Throughout the semester, as we’ve explored the various representations of rhetoric that shaped this year’s unprecedented presidential election and, more recently, the aftermath of the results, I have been forced to confront my own assumptions (and their limitations) about the American populace. In my exploration post, The Anti-Trump Endorsement, I made the following statement (that now feels all the more relevant in the wake of Hillary Clinton’s loss) about endorsements that sought to appeal specifically to the unsatisfied anti-Trump voter:

…it is with language that admits that she is herself a controversial and polarizing candidate that grabs these voters, before reminding them that she is (however unfortunately) the only option.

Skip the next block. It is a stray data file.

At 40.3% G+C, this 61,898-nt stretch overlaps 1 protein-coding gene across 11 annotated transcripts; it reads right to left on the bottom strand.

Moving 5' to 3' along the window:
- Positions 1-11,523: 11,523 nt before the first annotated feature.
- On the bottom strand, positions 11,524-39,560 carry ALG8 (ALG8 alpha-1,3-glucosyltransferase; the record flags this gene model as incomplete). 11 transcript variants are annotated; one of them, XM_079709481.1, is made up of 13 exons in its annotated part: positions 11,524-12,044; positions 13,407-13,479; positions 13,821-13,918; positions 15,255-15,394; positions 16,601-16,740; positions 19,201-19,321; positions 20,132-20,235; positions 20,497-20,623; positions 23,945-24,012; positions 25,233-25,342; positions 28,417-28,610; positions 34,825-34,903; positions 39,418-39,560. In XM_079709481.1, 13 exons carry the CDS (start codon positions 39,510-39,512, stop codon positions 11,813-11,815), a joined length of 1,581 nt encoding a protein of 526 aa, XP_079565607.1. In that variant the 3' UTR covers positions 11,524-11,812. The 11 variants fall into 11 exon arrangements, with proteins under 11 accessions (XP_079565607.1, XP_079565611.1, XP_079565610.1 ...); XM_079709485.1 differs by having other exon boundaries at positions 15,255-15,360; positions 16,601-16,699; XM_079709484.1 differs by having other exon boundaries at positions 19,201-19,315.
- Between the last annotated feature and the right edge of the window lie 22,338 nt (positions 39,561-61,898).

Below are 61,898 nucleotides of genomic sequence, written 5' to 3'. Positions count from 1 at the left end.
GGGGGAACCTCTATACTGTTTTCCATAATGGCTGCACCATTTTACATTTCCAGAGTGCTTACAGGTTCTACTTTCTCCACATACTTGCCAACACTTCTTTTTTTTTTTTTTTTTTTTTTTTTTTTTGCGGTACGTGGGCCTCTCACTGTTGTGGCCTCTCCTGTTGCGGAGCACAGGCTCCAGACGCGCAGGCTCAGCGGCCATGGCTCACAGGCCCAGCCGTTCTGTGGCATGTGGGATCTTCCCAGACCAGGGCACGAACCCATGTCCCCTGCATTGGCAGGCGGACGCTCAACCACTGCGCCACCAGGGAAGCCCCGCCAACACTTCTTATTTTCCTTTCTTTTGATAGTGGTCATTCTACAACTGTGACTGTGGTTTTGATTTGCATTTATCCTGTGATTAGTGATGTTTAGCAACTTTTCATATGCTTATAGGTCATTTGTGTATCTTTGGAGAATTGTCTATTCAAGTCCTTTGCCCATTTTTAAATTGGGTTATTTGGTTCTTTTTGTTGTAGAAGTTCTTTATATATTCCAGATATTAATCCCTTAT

It was a moment in which I attempted to identify the target audience for these not-entirely-pro-Hillary Clinton endorsement articles. Once analyzed, the rhetoric betrayed the real purpose (or what I interpreted it to be in the above quote and exploration) behind this specific form of communication. That I missed what seemed like such an obvious focus, a clear appeal to persuade the undecided rather than state outright approval of Hillary Clinton, made me feel naive.

In my reflections, I’ve come to Image: Supporters of U.S. Democratic presidential candidate Hillary Clinton hold a sign during a campaign rally at the Apollo Theater in New Yorkunderstand how, in many ways, my own New York City perspective is marked by liberal privilege – a deceptively insular community that can blind itself from the realities of the rest of the country. As a teacher in this city, I want my students to avoid similar pitfalls in their journeys to learning about the world, particularly in relation to our political system. I want them to study the language used in these arenas and to learn to predict the audience. Students should learn that in identifying the audience, we allow ourselves to better understand the position and intent of the speaker.